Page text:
of the Patent Law." In thus finding, the court may have been right, since the Vargas plow November, 1908, who denied any remembrance of the loan mentioned by Berwin as having
does not appear to be such a "combination" as contains a novel assemblage of parts been negotiated in September, 1908, who denied that Ko Pao Ko made fifty plows one of
exhibiting invention. which is Exhibit 4, for Araneta and Vargas in 1905. Plaintiff introduced his books to
8
substantiate his oral testimony. It is hardly believable that five or six witnesses for the competent evidence this legal presumption. With all due respects, therefore, for the critical
defense would deliberately perjure themselves under oath. One might, but that all together, and expert examination of the invention by the United States Patent Office, the question of
of different nationalities, would enter into such a conspiracy, is to suppose the improbable. the validity of the patent is one for judicial determination, and since a patent has been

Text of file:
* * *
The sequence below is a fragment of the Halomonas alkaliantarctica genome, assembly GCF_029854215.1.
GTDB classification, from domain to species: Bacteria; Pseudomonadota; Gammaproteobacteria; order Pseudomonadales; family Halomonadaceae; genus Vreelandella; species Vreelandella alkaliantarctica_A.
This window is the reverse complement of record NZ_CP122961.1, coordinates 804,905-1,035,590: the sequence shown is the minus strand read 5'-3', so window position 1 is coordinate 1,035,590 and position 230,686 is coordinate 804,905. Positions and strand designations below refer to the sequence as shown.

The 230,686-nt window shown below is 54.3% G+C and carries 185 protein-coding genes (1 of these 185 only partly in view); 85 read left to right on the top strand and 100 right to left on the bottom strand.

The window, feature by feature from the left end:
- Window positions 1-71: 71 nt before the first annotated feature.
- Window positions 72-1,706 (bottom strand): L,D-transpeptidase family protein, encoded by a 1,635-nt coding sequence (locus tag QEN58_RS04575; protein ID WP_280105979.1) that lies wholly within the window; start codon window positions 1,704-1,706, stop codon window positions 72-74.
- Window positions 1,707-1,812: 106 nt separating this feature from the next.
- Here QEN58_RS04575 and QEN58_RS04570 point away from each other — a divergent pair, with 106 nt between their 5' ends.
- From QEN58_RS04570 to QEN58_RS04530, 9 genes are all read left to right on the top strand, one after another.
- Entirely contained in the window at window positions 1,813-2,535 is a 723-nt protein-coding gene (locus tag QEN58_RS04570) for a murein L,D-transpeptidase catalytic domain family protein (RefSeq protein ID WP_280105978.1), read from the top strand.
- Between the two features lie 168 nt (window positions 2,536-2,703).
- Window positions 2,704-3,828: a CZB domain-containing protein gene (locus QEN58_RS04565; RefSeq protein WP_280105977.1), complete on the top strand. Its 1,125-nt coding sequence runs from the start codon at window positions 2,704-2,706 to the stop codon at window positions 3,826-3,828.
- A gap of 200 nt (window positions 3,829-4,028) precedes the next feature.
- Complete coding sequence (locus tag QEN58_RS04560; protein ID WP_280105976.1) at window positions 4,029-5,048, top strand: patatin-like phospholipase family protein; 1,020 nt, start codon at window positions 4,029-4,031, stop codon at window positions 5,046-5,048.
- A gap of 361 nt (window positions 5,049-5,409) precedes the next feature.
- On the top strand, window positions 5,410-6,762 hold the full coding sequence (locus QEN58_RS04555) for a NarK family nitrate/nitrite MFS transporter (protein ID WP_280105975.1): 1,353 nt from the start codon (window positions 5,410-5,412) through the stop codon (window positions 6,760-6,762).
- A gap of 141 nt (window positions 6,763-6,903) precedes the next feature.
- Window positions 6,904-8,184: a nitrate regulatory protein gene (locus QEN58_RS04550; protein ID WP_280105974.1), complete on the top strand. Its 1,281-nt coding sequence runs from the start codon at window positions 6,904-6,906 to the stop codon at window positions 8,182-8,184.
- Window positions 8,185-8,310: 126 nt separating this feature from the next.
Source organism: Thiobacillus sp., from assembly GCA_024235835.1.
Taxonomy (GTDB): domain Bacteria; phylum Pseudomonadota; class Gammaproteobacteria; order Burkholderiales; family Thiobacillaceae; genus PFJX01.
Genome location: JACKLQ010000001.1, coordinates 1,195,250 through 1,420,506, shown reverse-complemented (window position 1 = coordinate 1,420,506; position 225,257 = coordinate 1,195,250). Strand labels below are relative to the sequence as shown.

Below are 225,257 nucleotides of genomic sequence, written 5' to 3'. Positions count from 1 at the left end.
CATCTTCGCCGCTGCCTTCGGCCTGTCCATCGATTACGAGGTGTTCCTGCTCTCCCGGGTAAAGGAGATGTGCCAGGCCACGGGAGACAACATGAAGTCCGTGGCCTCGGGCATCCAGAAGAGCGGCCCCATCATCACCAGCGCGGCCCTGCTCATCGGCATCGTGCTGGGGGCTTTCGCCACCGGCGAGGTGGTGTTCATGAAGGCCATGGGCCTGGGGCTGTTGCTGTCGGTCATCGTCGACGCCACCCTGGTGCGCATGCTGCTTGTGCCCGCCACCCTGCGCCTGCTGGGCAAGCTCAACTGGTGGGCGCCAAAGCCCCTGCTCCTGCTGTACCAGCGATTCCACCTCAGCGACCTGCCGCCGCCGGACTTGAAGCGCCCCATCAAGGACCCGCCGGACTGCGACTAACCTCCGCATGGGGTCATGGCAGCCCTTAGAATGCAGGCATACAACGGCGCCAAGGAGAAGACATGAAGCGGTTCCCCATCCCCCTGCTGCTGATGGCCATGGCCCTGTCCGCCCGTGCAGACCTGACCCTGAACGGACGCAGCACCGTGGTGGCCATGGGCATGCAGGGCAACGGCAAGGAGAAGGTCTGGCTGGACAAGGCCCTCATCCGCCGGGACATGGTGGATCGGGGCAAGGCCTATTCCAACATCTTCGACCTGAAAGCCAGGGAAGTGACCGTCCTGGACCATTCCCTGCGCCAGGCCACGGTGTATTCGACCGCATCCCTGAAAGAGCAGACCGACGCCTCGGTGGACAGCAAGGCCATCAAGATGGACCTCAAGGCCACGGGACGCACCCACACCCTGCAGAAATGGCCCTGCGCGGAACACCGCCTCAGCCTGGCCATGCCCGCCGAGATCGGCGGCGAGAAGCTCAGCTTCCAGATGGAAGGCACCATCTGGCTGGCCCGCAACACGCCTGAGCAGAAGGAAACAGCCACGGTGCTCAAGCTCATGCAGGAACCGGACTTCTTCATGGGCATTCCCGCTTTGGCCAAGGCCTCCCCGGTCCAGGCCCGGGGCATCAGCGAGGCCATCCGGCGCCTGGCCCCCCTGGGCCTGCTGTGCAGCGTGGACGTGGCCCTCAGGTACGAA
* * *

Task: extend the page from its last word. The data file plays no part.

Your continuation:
Tested by the principles which go to make the law, we think a preponderance of the submitted, the exact question is whether the defendant has assumed the burden of proof as
evidence is to the effect that for more than two years before the application for the original to anyone of his defenses.
letters patent, or before July 22, 1908, there was, by the consent and allowance of Vargas,
a public use of the invention covered by them. We repeat that in view of the evidence presented, and particularly of the examination we
have made of the plows, we cannot escape the conclusion that the plow upon which the